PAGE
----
The work was premiered on December 23, 1806 in the Theater an der Wien in Vienna. Beethoven wrote the concerto for his colleague Franz Clement, a leading violinist of the day, who had earlier given him helpful advice on his opera Fidelio. The occasion was a benefit concert for Clement. However, the first printed edition (1808) was dedicated to Beethoven’s friend Stephan von Breuning. wikipedia
David Oïstrakh - Beethoven - Violin Concerto in D major - Sibelius - Violin Concerto in D minor (2008)

David Oïstrakh - Beethoven - Violin Concerto in D major - Sibelius - Violin Concerto in D minor
Classical | MP3 320 Kbps |170 MB
EMI Records Ltd 2008
W.A.Mozart - Piano Concerto 17; M.Ravel - Piano Concerto in D major - D.Bashkirov, R.Barshai, V.Dubrovsky

W.A.Mozart - Piano Concerto No.17 in G, K.453
M.Ravel - Piano Concerto in D major (for the left hand)
D.Bashkirov, piano
Moscow chamber orchestra - R.Barshai,
Academical symphony orchestra of State Moscow Philharmonic Society - V.Dubrovsky

LP Conversion | APE/MP3-320kbps + cue + cover | no log | 195.9/107.5Mb | 46:29 | Melodija 1984
Beethoven - The Complete Orchestral Works, vol.7: Piano Concerto No. 4 & Piano Concerto in D, op. 61a (2005)

Ludwig van Beethoven: Piano Concerto no. 4 in G major, op.54; Piano Concerto in D major, op. 61a (2005)
Boris Berezovsky, piano; Swedish Chamber Orchestra Örebro; Thomas Dausgaard, conductor

EAC | FLAC | Image (Cue&Log) ~ 265 Mb (incl 5%) | Mp3 (CBR320) ~ 195 Mb (incl 5%) | Scans included
Genre: Classical | Label: Simax Classics | # PSC 1280 | Time: 01:12:12

Starting the second half of our great Beethoven series, Boris Berezovsky returns with the Fourth Piano Concerto and Beethoven's own version of the Violin Concerto arranged with the piano as the solo instrument. Boris's earlier contributions to the series have been very well received indeed, and the Russian virtuoso has more up his sleeve. The works on this seventh volume in this series originates from a particularly fruitful time in Beethoven"s career as a composer, around the same time as his fourth and fifth symphony and the Razumovsky quartets. He continues to expand the formal boundaries for the concerto, and the result is of course some of the most fantastic music ever written.
Aram Khachaturian - Piano Concerto in D flat; Sonatina; Toccata (Alberto Portugheis, London Symphony Orchestra,  Tjeknavorian)

Aram Khachaturian - Piano Concerto in D flat; Sonatina; Toccata (Alberto Portugheis, London Symphony Orchestra, Loris Tjeknavorian) (2004)
EAC Rip | FLAC, TRACKS+CUE, LOG, Scans (jpg) | 00:49:42 | 179.7 MB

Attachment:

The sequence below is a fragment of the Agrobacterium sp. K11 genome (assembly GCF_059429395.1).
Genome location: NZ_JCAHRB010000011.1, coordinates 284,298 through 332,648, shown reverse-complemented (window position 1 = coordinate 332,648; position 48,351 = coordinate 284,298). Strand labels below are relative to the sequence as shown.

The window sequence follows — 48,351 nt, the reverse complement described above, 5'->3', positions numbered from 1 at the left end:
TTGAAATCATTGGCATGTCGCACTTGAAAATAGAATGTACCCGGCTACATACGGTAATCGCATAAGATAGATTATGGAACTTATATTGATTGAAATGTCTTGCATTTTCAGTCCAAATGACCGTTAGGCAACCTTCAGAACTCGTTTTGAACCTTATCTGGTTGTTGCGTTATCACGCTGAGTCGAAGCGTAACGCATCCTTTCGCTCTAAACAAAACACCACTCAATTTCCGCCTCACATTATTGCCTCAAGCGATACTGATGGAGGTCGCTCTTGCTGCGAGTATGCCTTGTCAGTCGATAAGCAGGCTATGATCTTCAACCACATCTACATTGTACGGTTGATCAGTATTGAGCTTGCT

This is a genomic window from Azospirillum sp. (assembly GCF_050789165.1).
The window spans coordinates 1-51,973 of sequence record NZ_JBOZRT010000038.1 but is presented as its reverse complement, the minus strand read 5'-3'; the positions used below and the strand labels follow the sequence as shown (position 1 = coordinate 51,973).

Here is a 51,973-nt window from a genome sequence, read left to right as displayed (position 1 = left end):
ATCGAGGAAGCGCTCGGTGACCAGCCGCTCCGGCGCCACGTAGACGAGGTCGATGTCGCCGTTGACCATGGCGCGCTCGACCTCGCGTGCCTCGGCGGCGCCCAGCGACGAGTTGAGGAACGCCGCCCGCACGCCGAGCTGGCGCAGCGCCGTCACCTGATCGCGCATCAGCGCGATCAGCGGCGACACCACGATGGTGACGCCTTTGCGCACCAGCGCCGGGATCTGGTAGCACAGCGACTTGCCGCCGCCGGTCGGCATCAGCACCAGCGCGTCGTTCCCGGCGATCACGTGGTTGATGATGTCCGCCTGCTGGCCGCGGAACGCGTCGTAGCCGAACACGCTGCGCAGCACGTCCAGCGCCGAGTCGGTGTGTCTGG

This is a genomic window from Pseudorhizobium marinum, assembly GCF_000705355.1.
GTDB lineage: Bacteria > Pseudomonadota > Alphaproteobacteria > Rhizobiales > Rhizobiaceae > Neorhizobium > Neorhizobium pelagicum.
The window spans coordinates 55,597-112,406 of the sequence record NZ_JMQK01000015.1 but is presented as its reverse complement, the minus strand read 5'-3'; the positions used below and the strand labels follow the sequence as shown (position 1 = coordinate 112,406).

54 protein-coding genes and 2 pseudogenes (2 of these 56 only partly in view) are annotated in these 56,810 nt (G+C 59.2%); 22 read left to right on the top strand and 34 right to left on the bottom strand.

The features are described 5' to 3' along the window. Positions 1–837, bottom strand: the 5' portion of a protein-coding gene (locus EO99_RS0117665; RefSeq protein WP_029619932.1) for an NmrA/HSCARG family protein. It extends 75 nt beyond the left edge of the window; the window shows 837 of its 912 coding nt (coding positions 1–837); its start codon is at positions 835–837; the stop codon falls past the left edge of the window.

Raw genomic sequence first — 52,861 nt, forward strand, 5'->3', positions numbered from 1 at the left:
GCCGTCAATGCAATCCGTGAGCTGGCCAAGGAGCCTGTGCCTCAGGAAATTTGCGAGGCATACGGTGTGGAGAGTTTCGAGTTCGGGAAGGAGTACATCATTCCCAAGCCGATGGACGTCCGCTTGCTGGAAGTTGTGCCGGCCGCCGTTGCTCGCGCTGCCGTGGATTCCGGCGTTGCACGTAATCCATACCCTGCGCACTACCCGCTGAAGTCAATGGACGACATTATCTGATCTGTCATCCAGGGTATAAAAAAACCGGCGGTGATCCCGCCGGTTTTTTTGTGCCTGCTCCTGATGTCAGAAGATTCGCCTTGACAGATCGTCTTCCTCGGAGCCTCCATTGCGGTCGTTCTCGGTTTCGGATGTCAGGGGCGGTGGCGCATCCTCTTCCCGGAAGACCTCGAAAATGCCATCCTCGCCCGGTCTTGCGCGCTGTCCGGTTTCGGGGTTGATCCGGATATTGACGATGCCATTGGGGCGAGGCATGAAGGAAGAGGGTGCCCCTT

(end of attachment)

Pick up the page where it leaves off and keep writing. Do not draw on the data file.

Classical | Asv Gold / 3037

Despite no doubt dedicated performances, this recording of Khachaturian's Piano Concerto, Sonatina, and Toccata are distinctly disappointing. Part of the responsibility for this is pianist Alberto Portugheis, who plays with plenty of panache but not enough power and nowhere near enough precision. Part of the responsibility is conductor Loris Tjeknavorian, who leads the London Symphony Orchestra in a tepid accompaniment to the Piano Concerto with especially grave ensemble and intonation problems in the slow movement. Part of the responsibility is AVS, which gives Portugheis, Tjeknavorian, and the LSO distant and dismal recorded sound. But most of the responsibility is the incontrovertible fact that William Kapell recorded the Khachaturian Piano Concerto at the height of his powers and, after that awesome achievement, any merely dedicated performance cannot help but sound distinctly disappointing.
Mojca Erdmann - Mendelssohn: Symphony No. 5 in D Major, Op. 107, MWV N 15 "Reformation" (2017)

Mojca Erdmann - Mendelssohn: Symphony No. 5 in D Major, Op. 107, MWV N 15 "Reformation" (2017)
Classical | MP3 CBR 320 kbps | 01:06:26 | 152 MB
Label: Orfeo | Release Year: 2017

The second instalment of Jörg Widmanns involvement with the Irish Chamber Orchestra and their recordings of Felix Mendelssohns symphonies is devoted to what is known as the composers Fifth, in keeping with the upcoming celebrations to mark 500 years since the Reformation. In fact, from a chronological point of view, this is Mendelssohns second symphony. Conceived originally, to mark the celebrations of 300 years since the Reformations Augsburg Confession of 1530, to play the work and the premiere never took place a shocking experience for the then-23- the premiere planned for 1832 seemed to be very promising, since the work was to be played by the benchmark orchestra of the day, the Orchestra of the Paris Conservatoire under the baton of François-Antoine Habeneck.